J: There we go. Specific, but colorful. Exactly what I’m talking about!
T: But I’d love to know what readers think—do they want vague characters so they can fill in the gaps or really detailed characters so they feel they get to know them?
M: Let’s invite the readers to comment on this one. I’d be curious to hear what other people think. As with most things in erotica, I think it comes down to personal preference.
J: Totally. But before we ask the official question—I have another I’d like to discuss as well. What about the super dirty details—as in, how much detail do you like in your sex acts? (Um, in stories of course.) :)
T: That’s a tough one to answer. It varies. Too little detail and you don’t get a feel for what’s happening—but too much can also be a bit of a turn off and make the scene go on for too long. It just depends how it’s written.
M: For the most part, I agree, though I would say that by the time most people read erotica, they’re familiar with the mechanics of sex, so describing everything in mechanical detail can be a bit repetitive.
J: Right. “He put his hand here, she put her leg there, he inserted his cock into her pussy, he moved back and forth…” That’s a little much. No, that’s a lot much.
M: Exactly. What I like to read and the way I tend to write sex scenes is to focus on the details that make the sexual act specific to the two characters involved—what’s turning them on and how do they respond to the, uh, stimulus.
T: Definitely—it’s got to be about the response to each other and the feelings, not the body parts!
J: I swear we share a brain. Can I just say that? But back to our discussion…to me, this is the difference between “erotica” and “porn”—erotica needs that connection, not just the body parts.
M: I would very much agree with that distinction. I also think it’s funny that we keep trying to go for fun debates and end up on the exact same page all the time. ;)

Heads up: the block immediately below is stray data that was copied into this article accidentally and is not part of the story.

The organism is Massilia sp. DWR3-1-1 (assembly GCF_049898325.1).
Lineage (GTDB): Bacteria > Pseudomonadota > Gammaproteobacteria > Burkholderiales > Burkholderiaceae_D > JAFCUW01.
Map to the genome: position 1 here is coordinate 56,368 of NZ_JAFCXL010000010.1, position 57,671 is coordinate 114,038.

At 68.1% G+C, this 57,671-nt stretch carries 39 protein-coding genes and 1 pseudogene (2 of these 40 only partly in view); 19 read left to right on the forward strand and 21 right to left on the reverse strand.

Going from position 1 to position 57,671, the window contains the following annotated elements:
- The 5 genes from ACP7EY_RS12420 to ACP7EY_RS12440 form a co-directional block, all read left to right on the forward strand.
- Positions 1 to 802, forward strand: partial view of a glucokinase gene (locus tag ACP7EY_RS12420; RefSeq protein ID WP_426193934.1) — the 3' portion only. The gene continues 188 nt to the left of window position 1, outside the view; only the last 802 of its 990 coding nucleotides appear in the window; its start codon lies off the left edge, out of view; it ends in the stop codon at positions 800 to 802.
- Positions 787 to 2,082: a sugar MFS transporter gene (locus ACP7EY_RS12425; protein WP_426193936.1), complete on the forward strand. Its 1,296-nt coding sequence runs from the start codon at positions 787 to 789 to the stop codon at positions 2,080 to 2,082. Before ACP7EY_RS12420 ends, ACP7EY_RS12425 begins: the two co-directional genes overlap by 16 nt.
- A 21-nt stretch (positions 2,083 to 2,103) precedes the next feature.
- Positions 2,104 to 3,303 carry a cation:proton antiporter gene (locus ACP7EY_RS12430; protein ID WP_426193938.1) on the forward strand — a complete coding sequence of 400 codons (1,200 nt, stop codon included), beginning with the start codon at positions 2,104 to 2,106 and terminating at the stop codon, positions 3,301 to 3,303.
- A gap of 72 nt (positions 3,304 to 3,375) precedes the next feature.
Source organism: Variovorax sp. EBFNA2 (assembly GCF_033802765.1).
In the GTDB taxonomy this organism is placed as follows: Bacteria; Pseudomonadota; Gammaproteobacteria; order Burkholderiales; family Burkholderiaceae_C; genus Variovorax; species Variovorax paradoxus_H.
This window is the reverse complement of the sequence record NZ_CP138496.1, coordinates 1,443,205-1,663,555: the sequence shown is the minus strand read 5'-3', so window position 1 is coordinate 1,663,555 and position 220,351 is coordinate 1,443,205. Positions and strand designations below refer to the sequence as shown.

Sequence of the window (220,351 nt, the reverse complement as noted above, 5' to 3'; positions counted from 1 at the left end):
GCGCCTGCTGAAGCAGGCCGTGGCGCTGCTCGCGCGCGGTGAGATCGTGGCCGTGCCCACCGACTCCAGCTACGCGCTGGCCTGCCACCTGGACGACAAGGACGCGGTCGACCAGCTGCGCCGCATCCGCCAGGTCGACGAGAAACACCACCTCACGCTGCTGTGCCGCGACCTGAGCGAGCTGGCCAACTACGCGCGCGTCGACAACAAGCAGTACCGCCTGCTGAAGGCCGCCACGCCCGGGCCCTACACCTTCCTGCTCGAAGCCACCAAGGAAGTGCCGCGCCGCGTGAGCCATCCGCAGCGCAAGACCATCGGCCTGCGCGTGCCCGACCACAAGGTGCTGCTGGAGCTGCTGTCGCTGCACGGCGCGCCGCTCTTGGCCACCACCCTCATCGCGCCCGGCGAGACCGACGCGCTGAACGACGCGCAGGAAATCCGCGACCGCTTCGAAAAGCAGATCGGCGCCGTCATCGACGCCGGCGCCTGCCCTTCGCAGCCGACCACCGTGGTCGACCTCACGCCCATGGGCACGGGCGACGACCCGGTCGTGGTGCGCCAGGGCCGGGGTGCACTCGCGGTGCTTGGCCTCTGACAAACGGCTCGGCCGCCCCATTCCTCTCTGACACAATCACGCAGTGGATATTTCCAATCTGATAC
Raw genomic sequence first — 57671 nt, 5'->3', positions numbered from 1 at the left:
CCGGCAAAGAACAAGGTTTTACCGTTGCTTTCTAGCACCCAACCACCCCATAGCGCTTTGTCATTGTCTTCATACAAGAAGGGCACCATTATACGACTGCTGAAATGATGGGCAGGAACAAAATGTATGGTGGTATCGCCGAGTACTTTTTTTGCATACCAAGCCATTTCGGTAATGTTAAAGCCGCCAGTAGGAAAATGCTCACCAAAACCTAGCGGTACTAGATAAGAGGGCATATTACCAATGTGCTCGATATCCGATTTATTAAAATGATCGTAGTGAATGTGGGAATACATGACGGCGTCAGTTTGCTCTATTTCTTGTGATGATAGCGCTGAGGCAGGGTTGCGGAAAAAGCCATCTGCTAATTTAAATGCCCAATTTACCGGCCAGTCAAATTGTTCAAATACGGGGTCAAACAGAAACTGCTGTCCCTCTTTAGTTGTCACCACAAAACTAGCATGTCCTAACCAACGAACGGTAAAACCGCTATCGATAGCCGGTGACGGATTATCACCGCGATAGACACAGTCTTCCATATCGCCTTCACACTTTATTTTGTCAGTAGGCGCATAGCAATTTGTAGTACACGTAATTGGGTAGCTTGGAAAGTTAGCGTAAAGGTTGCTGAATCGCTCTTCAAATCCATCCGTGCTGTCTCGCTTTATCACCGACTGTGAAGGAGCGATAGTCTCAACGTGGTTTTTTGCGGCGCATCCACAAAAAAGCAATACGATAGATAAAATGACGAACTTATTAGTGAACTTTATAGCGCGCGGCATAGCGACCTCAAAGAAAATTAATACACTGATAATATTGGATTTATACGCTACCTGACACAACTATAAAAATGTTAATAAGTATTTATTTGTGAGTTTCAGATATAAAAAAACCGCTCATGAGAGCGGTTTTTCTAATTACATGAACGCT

T: Yes. However, I’d definitely like to hear from the readers on this one—we three write erotica and because of that we read a hell of a lot of it, and I know sometimes I can feel a bit jaded when I get to a really long, drawn-out sex scene. But for a reader who reads it only occasionally, maybe this is what they’re after…
J: True. But before we close shop, wasn’t there something else we wanted to discuss?
T: Yes. I have to ask—how did you enjoy last time’s poetry challenge?
J: That’s what it was! Oh my goodness. As I’m sure you can guess, I loved it. What about you, Malin?
M: I have to say that I loved it too! It was a nice departure for me. Plus, the poems you both produced were such a pleasure. I was inspired and completely impressed!
T: I’ve read both of your amazing poems—and Jade’s challenge to herself, to write seven poems over seven days, was incredible.
J: But so was your poem! Geez, woman, you wrote a sexy sonnet. Wow!
T: I have to say, I enjoyed it more than I thought I would, not really being a poetry sort of girl. That sonnet was the first poem I’d written since the dim and distant days of doing them for school homework—so I think it didn’t turn out too bad!
M: I have to admit that I almost felt as if I cheated with the free verse after reading your sonnet, Tamsin! The bard would have been proud—it was properly filthy!
J: I agree. And Malin, yours was gorgeous too! A big kudos all around for the effort. Hurray for erotic poetry!
T: If you missed our poems, you can find them here:
Tamsin’s Sweat Slick
Jade’s Poetry Page (includes all seven poems she wrote for the challenge)
Malin’s I Am…
J: Thanks for such a great challenge, Tamsin. Now I think it’s time to head back to our main topic—readers, what do you think about details? What do you like to read in terms of both physical character details and specific sexual details? We’d love to know! Please comment below. :)
Jade, Malin and Tamsin